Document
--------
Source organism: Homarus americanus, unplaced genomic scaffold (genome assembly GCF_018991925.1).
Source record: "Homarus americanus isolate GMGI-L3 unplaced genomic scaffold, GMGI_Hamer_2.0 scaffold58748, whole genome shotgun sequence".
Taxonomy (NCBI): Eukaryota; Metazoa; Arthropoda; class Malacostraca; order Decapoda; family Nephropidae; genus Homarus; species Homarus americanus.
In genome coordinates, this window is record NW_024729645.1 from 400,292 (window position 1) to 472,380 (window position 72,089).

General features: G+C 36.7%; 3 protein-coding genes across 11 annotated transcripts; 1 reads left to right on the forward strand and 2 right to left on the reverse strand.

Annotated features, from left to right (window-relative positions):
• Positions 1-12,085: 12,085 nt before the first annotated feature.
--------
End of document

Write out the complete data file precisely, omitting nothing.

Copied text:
Source organism: Homarus americanus, unplaced genomic scaffold (genome assembly GCF_018991925.1).
Source record: "Homarus americanus isolate GMGI-L3 unplaced genomic scaffold, GMGI_Hamer_2.0 scaffold58748, whole genome shotgun sequence".
Taxonomy (NCBI): Eukaryota; Metazoa; Arthropoda; class Malacostraca; order Decapoda; family Nephropidae; genus Homarus; species Homarus americanus.
In genome coordinates, this window is record NW_024729645.1 from 400,292 (window position 1) to 472,380 (window position 72,089).

General features: G+C 36.7%; 3 protein-coding genes across 11 annotated transcripts; 1 reads left to right on the forward strand and 2 right to left on the reverse strand.

Annotated features, from left to right (window-relative positions):
• Positions 1-12,085: 12,085 nt before the first annotated feature.